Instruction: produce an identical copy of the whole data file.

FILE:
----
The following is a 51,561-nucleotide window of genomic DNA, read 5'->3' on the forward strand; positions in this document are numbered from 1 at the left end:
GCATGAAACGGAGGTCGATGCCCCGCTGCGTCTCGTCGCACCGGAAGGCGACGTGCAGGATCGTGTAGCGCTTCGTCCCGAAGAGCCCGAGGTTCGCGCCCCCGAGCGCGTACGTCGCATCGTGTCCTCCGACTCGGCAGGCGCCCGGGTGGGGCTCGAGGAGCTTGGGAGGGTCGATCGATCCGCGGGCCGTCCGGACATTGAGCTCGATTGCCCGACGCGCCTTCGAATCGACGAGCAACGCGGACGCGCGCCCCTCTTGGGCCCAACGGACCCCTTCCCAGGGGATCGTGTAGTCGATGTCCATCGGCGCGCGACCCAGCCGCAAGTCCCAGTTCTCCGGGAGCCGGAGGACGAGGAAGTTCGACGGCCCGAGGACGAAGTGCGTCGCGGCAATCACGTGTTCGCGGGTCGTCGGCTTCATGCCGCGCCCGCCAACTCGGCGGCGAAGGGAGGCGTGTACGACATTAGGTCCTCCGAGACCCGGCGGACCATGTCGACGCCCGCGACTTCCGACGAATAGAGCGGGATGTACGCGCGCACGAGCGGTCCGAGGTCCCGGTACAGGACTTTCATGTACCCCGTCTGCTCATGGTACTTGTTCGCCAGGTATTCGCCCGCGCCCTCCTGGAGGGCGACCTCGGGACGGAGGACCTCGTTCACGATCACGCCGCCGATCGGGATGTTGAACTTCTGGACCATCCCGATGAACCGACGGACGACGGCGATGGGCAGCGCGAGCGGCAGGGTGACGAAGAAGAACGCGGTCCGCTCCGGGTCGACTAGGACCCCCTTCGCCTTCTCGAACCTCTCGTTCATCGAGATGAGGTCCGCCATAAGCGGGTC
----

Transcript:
The following is a 51,561-nucleotide window of genomic DNA, read 5'->3' on the forward strand; positions in this document are numbered from 1 at the left end:
GCATGAAACGGAGGTCGATGCCCCGCTGCGTCTCGTCGCACCGGAAGGCGACGTGCAGGATCGTGTAGCGCTTCGTCCCGAAGAGCCCGAGGTTCGCGCCCCCGAGCGCGTACGTCGCATCGTGTCCTCCGACTCGGCAGGCGCCCGGGTGGGGCTCGAGGAGCTTGGGAGGGTCGATCGATCCGCGGGCCGTCCGGACATTGAGCTCGATTGCCCGACGCGCCTTCGAATCGACGAGCAACGCGGACGCGCGCCCCTCTTGGGCCCAACGGACCCCTTCCCAGGGGATCGTGTAGTCGATGTCCATCGGCGCGCGACCCAGCCGCAAGTCCCAGTTCTCCGGGAGCCGGAGGACGAGGAAGTTCGACGGCCCGAGGACGAAGTGCGTCGCGGCAATCACGTGTTCGCGGGTCGTCGGCTTCATGCCGCGCCCGCCAACTCGGCGGCGAAGGGAGGCGTGTACGACATTAGGTCCTCCGAGACCCGGCGGACCATGTCGACGCCCGCGACTTCCGACGAATAGAGCGGGATGTACGCGCGCACGAGCGGTCCGAGGTCCCGGTACAGGACTTTCATGTACCCCGTCTGCTCATGGTACTTGTTCGCCAGGTATTCGCCCGCGCCCTCCTGGAGGGCGACCTCGGGACGGAGGACCTCGTTCACGATCACGCCGCCGATCGGGATGTTGAACTTCTGGACCATCCCGATGAACCGACGGACGACGGCGATGGGCAGCGCGAGCGGCAGGGTGACGAAGAAGAACGCGGTCCGCTCCGGGTCGACTAGGACCCCCTTCGCCTTCTCGAACCTCTCGTTCATCGAGATGAGGTCCGCCATAAGCGGGTC